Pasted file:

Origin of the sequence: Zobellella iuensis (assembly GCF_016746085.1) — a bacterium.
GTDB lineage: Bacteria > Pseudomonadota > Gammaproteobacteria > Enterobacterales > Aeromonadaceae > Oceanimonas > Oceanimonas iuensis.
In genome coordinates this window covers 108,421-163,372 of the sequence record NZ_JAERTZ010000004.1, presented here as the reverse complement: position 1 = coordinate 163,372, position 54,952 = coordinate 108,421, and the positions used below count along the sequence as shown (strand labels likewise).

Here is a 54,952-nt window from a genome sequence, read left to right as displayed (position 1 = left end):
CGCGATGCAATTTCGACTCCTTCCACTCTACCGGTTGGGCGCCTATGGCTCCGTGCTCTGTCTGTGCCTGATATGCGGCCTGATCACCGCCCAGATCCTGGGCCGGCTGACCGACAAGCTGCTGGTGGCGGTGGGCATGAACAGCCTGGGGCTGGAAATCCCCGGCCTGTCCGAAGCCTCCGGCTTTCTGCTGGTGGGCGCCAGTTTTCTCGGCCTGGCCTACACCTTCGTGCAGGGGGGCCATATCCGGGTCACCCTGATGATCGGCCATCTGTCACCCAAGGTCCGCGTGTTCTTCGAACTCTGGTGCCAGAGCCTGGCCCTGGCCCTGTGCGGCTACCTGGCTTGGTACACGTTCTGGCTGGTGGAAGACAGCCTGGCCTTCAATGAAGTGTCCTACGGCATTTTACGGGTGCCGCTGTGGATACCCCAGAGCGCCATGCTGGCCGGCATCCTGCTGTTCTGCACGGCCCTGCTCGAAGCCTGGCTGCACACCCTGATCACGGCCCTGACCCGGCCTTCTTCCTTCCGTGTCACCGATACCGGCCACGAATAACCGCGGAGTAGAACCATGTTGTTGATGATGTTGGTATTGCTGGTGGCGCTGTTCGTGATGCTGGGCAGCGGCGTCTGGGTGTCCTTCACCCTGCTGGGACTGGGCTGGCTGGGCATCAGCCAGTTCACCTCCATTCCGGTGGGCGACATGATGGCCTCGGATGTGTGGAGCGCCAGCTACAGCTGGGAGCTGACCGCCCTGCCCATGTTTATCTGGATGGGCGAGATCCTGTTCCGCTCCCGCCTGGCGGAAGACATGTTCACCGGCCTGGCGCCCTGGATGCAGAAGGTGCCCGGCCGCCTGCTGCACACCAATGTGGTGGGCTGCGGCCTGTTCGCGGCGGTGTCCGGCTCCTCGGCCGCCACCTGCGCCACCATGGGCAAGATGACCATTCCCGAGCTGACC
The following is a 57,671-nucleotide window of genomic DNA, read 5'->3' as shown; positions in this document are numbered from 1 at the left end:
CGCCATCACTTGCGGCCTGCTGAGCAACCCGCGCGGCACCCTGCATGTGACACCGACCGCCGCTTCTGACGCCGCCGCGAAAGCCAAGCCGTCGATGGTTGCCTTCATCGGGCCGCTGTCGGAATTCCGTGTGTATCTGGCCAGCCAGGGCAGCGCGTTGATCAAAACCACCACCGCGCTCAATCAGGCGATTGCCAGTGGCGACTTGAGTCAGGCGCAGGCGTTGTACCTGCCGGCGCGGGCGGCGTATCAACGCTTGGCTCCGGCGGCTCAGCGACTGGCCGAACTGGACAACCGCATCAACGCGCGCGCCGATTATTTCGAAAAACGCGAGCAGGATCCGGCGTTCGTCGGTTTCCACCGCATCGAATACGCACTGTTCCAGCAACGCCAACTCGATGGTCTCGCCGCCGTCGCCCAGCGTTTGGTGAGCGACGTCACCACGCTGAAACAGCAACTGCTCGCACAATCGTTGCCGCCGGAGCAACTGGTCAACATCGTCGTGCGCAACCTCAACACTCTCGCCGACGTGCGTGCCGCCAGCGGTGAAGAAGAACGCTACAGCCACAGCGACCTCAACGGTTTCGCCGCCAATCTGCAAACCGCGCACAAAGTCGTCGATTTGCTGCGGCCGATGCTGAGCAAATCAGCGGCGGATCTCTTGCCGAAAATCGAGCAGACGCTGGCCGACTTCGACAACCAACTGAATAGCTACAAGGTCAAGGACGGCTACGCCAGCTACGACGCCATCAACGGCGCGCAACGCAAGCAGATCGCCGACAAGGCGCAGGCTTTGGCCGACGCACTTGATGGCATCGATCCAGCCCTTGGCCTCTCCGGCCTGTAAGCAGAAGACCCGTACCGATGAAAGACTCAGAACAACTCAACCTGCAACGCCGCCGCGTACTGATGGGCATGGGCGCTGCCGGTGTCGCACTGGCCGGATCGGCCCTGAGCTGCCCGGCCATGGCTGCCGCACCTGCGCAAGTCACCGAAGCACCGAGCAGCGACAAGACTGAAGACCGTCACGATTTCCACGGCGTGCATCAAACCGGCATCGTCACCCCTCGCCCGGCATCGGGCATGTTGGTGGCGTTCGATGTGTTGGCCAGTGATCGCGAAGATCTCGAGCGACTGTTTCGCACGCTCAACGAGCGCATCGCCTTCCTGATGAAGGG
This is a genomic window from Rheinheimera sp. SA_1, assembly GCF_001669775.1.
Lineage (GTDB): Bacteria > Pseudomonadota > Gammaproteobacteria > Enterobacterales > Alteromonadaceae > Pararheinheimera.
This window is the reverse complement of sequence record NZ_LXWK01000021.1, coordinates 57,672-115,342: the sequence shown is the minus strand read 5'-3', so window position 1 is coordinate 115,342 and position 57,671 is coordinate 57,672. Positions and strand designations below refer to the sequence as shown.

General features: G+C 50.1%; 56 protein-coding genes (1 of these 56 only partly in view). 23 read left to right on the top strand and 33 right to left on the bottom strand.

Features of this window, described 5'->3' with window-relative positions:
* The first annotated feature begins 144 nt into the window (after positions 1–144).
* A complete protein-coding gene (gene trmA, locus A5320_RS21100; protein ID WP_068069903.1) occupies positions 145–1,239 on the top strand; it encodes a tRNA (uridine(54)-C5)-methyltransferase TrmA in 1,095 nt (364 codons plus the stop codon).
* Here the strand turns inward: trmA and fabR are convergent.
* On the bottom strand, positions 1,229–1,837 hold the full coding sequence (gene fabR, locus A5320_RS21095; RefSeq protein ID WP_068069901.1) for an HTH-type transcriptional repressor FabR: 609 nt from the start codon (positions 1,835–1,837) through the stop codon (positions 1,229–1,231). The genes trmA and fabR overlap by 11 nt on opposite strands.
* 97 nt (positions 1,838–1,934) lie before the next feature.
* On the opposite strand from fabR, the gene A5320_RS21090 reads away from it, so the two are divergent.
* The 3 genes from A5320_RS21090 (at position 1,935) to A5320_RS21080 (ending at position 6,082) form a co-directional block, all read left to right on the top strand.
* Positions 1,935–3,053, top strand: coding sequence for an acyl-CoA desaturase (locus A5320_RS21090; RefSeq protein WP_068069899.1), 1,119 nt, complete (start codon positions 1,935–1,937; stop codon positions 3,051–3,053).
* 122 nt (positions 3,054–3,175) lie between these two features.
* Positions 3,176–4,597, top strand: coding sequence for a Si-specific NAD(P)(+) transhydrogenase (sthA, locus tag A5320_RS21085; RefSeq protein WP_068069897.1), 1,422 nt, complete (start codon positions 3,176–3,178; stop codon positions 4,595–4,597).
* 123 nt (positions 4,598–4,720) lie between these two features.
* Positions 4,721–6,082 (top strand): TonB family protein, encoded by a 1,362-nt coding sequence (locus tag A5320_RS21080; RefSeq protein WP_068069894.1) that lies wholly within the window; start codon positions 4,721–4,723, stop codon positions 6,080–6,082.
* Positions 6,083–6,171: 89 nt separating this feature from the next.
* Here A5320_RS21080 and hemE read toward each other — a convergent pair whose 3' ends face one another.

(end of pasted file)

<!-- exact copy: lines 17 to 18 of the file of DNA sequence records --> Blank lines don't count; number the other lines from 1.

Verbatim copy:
* 97 nt (positions 1,838–1,934) lie before the next feature.
* On the opposite strand from fabR, the gene A5320_RS21090 reads away from it, so the two are divergent.